Maximum Eigen Value Analysis Study to Detect Phase Transitions of Ferroelectric Liquid Crystals | Open Access Journals

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Maximum Eigen Value Analysis Study to Detect Phase Transitions of Ferroelectric Liquid Crystals

S. Sreehari Sastry1,*, K. Lakshmi Sarada2, K. Mallika2, L. Tanuj Kumar2 and Ha Sie Tiong3
  1. Professor, Department of Physics, Acharya Nagarjuna University, Nagarjunanagar-522510, A.P., India
  2. Research Scholar, Department of Physics, Acharya Nagarjuna University, Nagarjunanagar-522510, A.P., India
  3. Professor, Departmant of Chemical Science, Faculty of Science, Universiti Tunku Abdul Rahman, Jalan Universiti, Bandar Barat, 31900 Kampar, Perak. Malaysia
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Phase transition temperatures of ferroelectric liquid crystals: ((S)-(-)-2-methylbutyl 4’-(4”–nalkanoyloxybenzoyloxy) biphenyl-4-carboxylates (where n = 16 and 18) are identified using of maximum eigen value analysis. The textures of the samples are recorded with the Optical Polarizing Microscope (POM) which has the attachments of hot stage and high resolution camera connected directly to computer system. Eigen values of the recorded textures are computed using MATLAB software. The phase transition temperatures of samples are inferred by the abrupt changes in the computed maximum eigen values. The results of study are in good agreement with those published in earlier literature being made with technique Differential Scanning Calorimetry. The smooth transitions smectic A to Smectic C* which are not resolved in the DSC studies are identified using maximum Eigen value analysis.


Ferroelectric Liquid crystals, Polarizing Optical Microscope, Phase transitions, Eigen values, Differential Scanning Calorimetry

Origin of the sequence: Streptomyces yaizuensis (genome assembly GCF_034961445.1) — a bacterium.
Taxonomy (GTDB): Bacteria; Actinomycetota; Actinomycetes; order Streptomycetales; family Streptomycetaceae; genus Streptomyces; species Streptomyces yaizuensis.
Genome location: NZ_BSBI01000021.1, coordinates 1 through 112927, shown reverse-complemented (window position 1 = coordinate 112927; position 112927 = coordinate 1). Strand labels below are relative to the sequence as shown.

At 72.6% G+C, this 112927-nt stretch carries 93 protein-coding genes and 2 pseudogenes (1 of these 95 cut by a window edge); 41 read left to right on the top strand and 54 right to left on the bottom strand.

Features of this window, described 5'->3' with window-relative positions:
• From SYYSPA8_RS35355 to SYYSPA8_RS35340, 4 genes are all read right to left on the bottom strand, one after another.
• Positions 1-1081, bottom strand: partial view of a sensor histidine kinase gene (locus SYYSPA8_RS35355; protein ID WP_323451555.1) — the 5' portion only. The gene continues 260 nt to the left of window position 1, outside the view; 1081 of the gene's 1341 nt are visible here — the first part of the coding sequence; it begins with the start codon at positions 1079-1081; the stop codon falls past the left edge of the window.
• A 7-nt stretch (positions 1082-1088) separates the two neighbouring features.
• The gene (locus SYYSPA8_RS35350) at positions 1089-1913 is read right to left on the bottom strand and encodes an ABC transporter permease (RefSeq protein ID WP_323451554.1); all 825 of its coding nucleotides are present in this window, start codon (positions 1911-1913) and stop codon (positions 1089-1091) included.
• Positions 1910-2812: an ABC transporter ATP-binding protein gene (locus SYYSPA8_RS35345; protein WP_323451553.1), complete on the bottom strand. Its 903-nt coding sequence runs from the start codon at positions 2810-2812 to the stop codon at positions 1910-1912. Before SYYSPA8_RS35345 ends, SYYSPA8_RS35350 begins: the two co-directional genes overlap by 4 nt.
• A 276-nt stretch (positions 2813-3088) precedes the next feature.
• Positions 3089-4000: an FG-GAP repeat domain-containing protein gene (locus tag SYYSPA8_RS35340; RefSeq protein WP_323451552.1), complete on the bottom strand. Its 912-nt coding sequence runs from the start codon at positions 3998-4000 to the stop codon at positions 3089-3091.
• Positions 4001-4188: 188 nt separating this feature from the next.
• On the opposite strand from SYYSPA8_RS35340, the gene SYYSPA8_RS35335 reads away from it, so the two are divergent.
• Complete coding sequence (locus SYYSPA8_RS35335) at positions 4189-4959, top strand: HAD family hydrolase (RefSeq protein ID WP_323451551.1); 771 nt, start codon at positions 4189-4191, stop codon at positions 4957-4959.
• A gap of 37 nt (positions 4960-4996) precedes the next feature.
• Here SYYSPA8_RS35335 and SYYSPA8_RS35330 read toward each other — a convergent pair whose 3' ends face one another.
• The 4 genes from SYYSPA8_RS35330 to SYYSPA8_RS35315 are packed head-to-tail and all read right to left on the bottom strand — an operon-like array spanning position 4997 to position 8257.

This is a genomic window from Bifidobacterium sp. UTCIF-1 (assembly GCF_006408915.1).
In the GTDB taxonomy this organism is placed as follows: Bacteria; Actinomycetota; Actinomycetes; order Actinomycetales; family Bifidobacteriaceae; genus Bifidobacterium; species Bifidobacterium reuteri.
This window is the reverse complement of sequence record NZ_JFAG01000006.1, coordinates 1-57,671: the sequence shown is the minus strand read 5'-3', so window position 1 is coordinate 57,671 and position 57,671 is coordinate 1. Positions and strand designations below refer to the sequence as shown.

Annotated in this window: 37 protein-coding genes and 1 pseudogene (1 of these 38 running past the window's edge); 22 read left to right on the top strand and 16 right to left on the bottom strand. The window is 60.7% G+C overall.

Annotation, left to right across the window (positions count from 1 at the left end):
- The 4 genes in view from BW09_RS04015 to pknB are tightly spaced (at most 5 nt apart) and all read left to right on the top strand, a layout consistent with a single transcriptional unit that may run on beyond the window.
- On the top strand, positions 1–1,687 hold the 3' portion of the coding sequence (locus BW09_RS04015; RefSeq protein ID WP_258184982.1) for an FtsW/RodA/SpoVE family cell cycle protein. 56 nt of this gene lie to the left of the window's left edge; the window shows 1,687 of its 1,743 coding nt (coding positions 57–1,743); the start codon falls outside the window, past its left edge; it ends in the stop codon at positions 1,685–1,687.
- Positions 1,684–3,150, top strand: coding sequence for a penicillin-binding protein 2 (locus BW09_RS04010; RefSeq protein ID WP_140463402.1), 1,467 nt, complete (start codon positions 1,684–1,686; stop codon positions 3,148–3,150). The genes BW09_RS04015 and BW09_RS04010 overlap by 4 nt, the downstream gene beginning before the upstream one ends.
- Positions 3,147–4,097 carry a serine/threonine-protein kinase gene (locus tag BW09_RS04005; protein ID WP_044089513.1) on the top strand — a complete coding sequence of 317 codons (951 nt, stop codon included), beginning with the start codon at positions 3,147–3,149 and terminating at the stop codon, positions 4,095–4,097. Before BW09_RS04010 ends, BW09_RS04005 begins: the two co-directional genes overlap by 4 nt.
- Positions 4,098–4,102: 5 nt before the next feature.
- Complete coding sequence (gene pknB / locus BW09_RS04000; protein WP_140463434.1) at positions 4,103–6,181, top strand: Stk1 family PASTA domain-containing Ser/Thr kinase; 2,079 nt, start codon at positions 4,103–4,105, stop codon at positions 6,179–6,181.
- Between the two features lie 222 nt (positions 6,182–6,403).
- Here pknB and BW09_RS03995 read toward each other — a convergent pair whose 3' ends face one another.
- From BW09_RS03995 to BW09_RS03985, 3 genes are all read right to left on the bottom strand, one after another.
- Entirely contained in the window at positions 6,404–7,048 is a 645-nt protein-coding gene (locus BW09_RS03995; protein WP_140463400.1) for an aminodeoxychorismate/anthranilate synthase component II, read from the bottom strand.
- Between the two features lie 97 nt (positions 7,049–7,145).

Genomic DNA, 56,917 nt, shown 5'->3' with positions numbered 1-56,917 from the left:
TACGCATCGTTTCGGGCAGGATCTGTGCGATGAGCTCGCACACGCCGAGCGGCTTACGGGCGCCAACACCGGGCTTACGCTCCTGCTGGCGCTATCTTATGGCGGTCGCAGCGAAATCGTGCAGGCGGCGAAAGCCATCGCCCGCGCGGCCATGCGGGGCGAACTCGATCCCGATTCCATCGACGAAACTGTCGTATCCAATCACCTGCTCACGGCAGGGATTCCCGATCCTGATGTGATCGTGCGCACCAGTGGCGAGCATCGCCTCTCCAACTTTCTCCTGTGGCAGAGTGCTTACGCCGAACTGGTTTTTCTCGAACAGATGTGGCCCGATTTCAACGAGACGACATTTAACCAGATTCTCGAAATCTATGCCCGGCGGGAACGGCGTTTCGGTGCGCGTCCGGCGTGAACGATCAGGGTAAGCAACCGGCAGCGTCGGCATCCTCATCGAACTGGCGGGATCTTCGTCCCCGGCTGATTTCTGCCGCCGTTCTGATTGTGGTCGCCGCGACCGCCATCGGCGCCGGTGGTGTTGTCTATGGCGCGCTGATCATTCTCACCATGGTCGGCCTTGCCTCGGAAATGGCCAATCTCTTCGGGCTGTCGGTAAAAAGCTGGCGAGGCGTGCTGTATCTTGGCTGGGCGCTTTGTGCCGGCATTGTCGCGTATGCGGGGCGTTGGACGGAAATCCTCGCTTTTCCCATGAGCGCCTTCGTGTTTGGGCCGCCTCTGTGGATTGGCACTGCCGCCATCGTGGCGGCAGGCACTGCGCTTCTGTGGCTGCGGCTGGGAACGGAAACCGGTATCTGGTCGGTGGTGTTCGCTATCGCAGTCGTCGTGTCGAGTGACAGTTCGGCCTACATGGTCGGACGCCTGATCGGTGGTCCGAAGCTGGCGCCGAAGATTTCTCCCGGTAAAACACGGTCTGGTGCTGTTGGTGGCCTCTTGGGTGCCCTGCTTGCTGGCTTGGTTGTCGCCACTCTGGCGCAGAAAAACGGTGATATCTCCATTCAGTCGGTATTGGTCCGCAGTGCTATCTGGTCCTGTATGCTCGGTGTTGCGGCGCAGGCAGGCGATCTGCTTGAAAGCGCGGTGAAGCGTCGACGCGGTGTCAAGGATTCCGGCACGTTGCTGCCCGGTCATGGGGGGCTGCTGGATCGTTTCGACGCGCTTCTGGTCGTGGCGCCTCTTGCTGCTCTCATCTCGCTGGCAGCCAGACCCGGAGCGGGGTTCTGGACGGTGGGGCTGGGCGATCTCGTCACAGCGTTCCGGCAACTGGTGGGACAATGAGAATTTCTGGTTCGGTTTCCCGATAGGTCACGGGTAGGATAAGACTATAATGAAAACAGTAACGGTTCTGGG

Ferroelectric Liquid Crystals(FLC) has generated much interest to synthesize and characterize the new FLCs [1-4] due to their wide applications in the use of optical switches, light valves, display and storage devices and also other electrooptic devices. The basic study involved in the characterization of newly synthesized any liquid crystal compound is phase transition temperatures. These are important quantities to characterize mesophase behaviour of the synthesized materials. There are several techniques used to identify the mesophases or phase transitions of liquid crystals, such as Polarizing Optical Microscope (POM), Differential Scanning Calorimetry (DSC), Differential Thermal Analysis (DTA) and X-ray Diffraction (X- RD), etc. The most widely used technique is POM, which reveals that each different liquid crystal phase has a distinct optical texture [5,6]. However, the identification is often difficult due to subtle optical changes which are not perceptible with the naked eye. DSC and DTA are the complementary techniques to POM, but they present some limitations since the transitions with low enthalpy are difficult to be observed and the exact type of liquid crystal phase cannot be identified. The level of enthalpy variation gives some information regarding the degree of molecular ordering within a mesophase. X-RD experiments are useful to identify ordered mesophase and also to obtain the structure parameters [7,8]. The analysis of microscopic textures obtained from the Polarizing microscope can be used to identify the transition temperatures of FLCs. In this communication, we report the Maximum Eigen value analysis of textures in conjunction with POM to obtain transition temperatures of homogeneously aligned chiral ester liquid crystals (S)-(-)-2-methylbutyl 4’-(4” –n-alkanoyloxybenzoyloxy) biphenyl-4-carboxylates (S-MB-nB-BC) where n = 16 and 18 from the solid phase to the isotropic liquid phase. The results of the study are compared with earlier literature being made with technique Differential Scanning Calorimetry [9,10]. This analysis is useful to identify the occurrence of smooth transitions of given FLCs.